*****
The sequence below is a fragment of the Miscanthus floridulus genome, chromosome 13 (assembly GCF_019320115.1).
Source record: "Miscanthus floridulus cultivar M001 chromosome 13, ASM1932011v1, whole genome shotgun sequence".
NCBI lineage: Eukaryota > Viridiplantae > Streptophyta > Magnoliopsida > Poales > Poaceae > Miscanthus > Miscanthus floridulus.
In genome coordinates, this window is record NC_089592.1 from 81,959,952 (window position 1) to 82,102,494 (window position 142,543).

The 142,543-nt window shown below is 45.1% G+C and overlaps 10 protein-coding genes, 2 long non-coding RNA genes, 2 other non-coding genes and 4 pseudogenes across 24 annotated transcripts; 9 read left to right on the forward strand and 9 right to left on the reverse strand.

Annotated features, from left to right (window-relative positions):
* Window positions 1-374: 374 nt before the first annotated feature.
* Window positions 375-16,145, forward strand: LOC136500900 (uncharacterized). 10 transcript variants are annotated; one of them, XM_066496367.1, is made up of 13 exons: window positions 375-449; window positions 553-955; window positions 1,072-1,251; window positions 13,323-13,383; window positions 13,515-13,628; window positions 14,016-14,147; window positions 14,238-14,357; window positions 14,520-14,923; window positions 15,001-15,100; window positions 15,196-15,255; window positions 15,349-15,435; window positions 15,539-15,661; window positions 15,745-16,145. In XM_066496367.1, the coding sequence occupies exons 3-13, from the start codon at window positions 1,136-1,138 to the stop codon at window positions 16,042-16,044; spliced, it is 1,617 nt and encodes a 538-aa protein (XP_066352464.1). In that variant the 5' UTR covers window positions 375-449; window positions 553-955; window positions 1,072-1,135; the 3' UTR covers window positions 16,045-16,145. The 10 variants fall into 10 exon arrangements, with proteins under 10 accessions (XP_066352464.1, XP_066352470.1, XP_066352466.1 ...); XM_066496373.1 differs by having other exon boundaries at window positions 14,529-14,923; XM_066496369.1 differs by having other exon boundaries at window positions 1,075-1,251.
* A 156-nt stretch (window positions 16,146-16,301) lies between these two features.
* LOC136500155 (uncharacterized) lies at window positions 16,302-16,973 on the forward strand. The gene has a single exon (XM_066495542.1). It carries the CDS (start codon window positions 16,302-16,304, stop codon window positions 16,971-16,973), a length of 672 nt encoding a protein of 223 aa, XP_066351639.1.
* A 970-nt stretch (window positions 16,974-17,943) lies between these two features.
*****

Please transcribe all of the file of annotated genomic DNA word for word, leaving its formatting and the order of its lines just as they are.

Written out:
The sequence below is a fragment of the Miscanthus floridulus genome, chromosome 13 (assembly GCF_019320115.1).
Source record: "Miscanthus floridulus cultivar M001 chromosome 13, ASM1932011v1, whole genome shotgun sequence".
NCBI lineage: Eukaryota > Viridiplantae > Streptophyta > Magnoliopsida > Poales > Poaceae > Miscanthus > Miscanthus floridulus.
In genome coordinates, this window is record NC_089592.1 from 81,959,952 (window position 1) to 82,102,494 (window position 142,543).

The 142,543-nt window shown below is 45.1% G+C and overlaps 10 protein-coding genes, 2 long non-coding RNA genes, 2 other non-coding genes and 4 pseudogenes across 24 annotated transcripts; 9 read left to right on the forward strand and 9 right to left on the reverse strand.

Annotated features, from left to right (window-relative positions):
* Window positions 1-374: 374 nt before the first annotated feature.
* Window positions 375-16,145, forward strand: LOC136500900 (uncharacterized). 10 transcript variants are annotated; one of them, XM_066496367.1, is made up of 13 exons: window positions 375-449; window positions 553-955; window positions 1,072-1,251; window positions 13,323-13,383; window positions 13,515-13,628; window positions 14,016-14,147; window positions 14,238-14,357; window positions 14,520-14,923; window positions 15,001-15,100; window positions 15,196-15,255; window positions 15,349-15,435; window positions 15,539-15,661; window positions 15,745-16,145. In XM_066496367.1, the coding sequence occupies exons 3-13, from the start codon at window positions 1,136-1,138 to the stop codon at window positions 16,042-16,044; spliced, it is 1,617 nt and encodes a 538-aa protein (XP_066352464.1). In that variant the 5' UTR covers window positions 375-449; window positions 553-955; window positions 1,072-1,135; the 3' UTR covers window positions 16,045-16,145. The 10 variants fall into 10 exon arrangements, with proteins under 10 accessions (XP_066352464.1, XP_066352470.1, XP_066352466.1 ...); XM_066496373.1 differs by having other exon boundaries at window positions 14,529-14,923; XM_066496369.1 differs by having other exon boundaries at window positions 1,075-1,251.
* A 156-nt stretch (window positions 16,146-16,301) lies between these two features.
* LOC136500155 (uncharacterized) lies at window positions 16,302-16,973 on the forward strand. The gene has a single exon (XM_066495542.1). It carries the CDS (start codon window positions 16,302-16,304, stop codon window positions 16,971-16,973), a length of 672 nt encoding a protein of 223 aa, XP_066351639.1.
* A 970-nt stretch (window positions 16,974-17,943) lies between these two features.